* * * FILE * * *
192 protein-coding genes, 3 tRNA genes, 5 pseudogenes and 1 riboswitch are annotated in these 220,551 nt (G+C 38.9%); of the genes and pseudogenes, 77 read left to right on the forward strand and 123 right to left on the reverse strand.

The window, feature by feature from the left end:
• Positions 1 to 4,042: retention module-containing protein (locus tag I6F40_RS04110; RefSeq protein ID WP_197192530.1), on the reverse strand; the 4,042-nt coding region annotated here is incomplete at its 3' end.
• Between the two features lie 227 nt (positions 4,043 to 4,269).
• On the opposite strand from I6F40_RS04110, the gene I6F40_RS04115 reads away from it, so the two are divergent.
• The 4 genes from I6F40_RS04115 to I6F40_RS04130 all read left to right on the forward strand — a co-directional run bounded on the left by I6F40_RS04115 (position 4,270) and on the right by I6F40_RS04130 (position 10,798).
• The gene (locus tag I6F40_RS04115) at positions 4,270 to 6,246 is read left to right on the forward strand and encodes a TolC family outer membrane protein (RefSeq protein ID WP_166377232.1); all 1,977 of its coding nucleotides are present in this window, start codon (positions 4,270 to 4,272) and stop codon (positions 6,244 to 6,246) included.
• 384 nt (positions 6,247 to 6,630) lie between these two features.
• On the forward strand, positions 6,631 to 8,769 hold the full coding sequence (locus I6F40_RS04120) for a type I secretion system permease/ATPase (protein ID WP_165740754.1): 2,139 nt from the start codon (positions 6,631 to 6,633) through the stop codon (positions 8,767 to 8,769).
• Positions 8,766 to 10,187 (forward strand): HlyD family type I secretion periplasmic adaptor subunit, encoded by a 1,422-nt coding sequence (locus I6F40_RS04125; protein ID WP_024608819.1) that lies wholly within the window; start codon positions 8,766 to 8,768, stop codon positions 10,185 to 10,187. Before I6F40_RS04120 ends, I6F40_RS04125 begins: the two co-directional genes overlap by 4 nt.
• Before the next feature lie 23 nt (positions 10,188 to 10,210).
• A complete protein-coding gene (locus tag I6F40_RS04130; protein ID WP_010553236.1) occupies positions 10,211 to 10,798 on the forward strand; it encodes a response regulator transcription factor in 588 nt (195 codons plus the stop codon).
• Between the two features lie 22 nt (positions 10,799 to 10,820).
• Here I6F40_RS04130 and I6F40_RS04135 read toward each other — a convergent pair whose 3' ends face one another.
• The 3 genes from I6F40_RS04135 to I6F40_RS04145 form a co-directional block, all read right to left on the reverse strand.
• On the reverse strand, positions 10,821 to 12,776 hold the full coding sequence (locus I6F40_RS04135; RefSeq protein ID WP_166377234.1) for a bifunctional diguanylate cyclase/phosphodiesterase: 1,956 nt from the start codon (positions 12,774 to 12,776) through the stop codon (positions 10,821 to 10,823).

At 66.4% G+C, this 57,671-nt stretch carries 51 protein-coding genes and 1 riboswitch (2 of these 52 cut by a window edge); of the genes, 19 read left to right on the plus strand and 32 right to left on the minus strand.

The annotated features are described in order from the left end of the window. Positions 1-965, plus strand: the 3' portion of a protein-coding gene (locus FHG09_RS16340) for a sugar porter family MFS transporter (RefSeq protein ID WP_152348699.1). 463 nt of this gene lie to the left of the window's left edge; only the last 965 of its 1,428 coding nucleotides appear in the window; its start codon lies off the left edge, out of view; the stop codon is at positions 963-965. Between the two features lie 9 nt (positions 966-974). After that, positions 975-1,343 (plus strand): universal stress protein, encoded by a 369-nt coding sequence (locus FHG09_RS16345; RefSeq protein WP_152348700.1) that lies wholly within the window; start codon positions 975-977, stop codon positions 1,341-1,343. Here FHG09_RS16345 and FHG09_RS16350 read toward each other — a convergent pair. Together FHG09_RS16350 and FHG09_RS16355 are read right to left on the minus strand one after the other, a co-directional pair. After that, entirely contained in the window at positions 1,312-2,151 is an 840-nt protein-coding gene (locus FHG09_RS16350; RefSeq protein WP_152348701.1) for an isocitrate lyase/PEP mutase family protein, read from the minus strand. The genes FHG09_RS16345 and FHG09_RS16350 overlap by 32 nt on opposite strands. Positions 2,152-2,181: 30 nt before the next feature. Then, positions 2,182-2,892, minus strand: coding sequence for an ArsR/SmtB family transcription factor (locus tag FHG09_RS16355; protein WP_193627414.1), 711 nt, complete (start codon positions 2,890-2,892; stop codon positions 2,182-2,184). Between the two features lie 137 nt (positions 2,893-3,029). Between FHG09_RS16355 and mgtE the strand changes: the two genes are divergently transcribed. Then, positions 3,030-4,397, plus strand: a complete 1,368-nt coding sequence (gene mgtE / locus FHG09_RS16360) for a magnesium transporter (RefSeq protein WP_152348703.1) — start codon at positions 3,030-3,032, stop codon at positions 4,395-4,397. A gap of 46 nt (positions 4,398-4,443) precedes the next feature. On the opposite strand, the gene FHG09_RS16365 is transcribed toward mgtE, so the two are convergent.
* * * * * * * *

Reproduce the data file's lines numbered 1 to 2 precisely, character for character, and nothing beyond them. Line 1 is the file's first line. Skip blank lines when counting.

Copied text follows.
192 protein-coding genes, 3 tRNA genes, 5 pseudogenes and 1 riboswitch are annotated in these 220,551 nt (G+C 38.9%); of the genes and pseudogenes, 77 read left to right on the forward strand and 123 right to left on the reverse strand.

The window, feature by feature from the left end: